NATIONAL ASSOCIATION OF FORMER BORDER PATROL OFFICERS
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Foreign News Report
The National Association of Former Border Patrol Officers (NAFBPO) extracts and condenses the material that follows from Mexican and Central and South American on-line media sources on a daily basis. You are free to disseminate this information, but we request that you credit NAFBPO as being the provider.
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El Universal and El Financiero (Mexico City) 4/2/10
Mexicans up in (fire) arms
A Mexican citizen’s organization, National Confederation of Popular Organizations (CNOP), advised that in 2009, Mexican authorities seized 29,000 firearms, 95 percent of which were made and sold in the US. In an interview, Edmundo Ramirez, Secretary of International and Migratory Affairs of the CNOP, complained that these arms have entered Mexico illegally by land, many through border ports of entry. Ramirez pointed out that not even countries at war in any period of time had received 770 arms per day, legally or illegally, as Mexico has received in the past 14 months. He said that an analysis reveals that the sale of arms in the US in the first months of 2010 and all of 2009 increased 18 percent because of the demand on major arsenals on the part of bands of Mexican narcotraffickers and criminals. According to the Mexican security agencies, they were only able to intercept 10 percent of the total arms and ammo that entered illegally. Ramirez said that according to data from the US Bureau of Alcohol, Tobacco, Firearms and Explosives (ATF) in Phoenix, AZ, sales of high caliber handguns have increased 50 percent within the past 14 months. He indicated that part of the firearms traffic into Mexico is carried out by individuals who buy the arms for organized crime and then smuggle them in their autos to deliver them to the criminals. (Ed. note: It has already been shown that the 95% figure that continues to be bandied about by both governments is based only on the 18% of weapons’ serial numbers provided by the Mexican authorities to the US ATF. That would indicate that over 82% of the weapons Mexico seizes come from elsewhere, which include grenades, RPGs and high explosives not legally available in the US. Their figures routinely ignore Mexico’s virtually unguarded southern border with Guatemala and its equally porous Pacific seaports.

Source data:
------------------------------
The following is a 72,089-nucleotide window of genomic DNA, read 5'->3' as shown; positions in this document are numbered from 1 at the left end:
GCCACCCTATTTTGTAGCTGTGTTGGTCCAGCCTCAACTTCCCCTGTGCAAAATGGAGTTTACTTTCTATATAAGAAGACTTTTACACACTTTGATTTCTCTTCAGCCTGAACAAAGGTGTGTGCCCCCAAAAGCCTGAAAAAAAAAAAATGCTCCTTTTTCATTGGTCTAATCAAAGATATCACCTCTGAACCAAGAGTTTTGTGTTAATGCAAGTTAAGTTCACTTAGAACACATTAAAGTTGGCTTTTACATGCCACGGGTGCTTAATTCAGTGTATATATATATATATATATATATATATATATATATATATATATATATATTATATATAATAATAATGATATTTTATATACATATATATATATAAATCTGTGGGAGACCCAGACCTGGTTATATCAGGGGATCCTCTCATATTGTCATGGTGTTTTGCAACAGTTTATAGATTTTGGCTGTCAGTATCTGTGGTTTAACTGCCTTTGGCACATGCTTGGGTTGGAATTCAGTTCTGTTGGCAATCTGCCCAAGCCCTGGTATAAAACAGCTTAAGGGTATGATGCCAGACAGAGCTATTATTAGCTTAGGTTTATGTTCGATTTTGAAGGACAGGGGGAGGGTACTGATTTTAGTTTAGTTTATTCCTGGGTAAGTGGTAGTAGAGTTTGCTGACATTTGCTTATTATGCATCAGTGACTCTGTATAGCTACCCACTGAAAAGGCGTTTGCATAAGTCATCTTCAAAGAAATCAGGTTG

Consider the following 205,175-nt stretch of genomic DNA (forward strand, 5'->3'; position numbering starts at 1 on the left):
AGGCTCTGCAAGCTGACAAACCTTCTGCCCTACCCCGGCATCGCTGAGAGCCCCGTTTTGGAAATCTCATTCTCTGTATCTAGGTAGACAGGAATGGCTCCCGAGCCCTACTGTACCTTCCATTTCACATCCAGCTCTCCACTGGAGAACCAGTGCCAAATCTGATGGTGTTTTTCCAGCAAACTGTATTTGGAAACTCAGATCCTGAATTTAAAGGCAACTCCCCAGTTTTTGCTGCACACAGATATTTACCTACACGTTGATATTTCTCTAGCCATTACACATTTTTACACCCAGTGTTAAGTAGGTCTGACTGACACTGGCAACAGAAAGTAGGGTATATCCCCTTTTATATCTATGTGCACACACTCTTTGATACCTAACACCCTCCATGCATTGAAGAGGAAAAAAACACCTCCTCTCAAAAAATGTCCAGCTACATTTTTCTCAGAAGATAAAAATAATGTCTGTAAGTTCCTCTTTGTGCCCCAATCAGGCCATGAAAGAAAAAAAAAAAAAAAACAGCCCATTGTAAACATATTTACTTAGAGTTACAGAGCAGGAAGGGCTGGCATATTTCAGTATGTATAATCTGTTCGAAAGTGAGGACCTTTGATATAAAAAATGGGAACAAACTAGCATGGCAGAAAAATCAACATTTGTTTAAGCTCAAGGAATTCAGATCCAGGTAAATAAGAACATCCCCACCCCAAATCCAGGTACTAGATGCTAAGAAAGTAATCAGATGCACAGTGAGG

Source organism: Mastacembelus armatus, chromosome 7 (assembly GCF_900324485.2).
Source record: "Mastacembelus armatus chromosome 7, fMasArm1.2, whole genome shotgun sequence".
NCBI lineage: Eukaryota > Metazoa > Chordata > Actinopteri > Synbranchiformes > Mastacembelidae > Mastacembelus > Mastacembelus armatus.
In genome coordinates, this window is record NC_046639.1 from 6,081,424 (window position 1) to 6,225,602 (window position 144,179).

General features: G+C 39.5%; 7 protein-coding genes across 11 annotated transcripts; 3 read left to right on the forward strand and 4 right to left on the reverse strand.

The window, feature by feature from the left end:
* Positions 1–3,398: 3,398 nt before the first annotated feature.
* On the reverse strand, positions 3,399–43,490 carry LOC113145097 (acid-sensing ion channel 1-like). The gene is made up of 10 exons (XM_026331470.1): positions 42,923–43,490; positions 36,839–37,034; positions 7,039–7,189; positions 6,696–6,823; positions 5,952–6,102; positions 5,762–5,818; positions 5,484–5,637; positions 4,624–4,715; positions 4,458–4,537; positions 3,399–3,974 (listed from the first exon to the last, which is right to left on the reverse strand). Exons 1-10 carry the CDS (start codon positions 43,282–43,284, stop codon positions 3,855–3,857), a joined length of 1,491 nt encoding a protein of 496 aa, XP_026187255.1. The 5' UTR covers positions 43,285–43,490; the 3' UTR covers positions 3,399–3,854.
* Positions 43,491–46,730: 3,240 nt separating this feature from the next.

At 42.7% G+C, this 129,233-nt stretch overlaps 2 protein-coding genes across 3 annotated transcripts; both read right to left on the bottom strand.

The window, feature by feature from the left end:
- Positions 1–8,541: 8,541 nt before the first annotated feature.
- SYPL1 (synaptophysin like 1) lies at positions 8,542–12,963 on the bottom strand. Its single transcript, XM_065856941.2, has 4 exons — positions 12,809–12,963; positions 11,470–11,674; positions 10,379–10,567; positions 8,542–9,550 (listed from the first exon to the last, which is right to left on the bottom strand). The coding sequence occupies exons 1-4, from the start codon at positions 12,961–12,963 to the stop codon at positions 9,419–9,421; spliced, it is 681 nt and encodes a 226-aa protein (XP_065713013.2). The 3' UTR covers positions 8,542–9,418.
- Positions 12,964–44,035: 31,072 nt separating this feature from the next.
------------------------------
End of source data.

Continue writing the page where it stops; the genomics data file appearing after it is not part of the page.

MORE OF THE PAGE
Mexico offers 5 million pesos for murderers
Last December 16, the Mexican Naval Special Forces carried out a well-coordinated operation in Cuernavaca, Morelos that brought down drug kingpin Arturo Beltran Leyva, “the boss of bosses.” The operation resulted in the deaths of Beltran and six of his henchmen, but also cost the life of one of the Marines, Melquisedec Angulo Cordova. Following Angulo’s military funeral, a group of hired assassins were dispatched to the home of Angulo’s mother in Paraiso, Tabasco, and killed her and three other family members, apparently in retaliation for the blow struck to the criminal organization by the Marine operation. The killers have remained at large since the December 22 atrocity. Today, the Mexican federal Department of Justice (PGR) is offering a 5 million peso [$405,000] reward for information leading to the arrest of the assassins.
Battle in Reynosa leaves five dead
The governor of Tamaulipas reported the deaths of five people following a gunfight between elements of the Mexican Army and criminals in the border city of Reynosa, Tamaulipas, across the river from McAllen, Texas. The battle took place early Friday morning.
US students ordered home
The University of Texas in Austin ordered those students in an exchange program with the Technical Institution (TEC) in Monterrey, Nuevo Leon, to immediately return home because of increasing violence in the past few days. Authorities at the U of T said the order does not affect students enrolled in other programs in Mexico.
El Universal (Mexico City) 4/3/10
More violence in Tamaulipas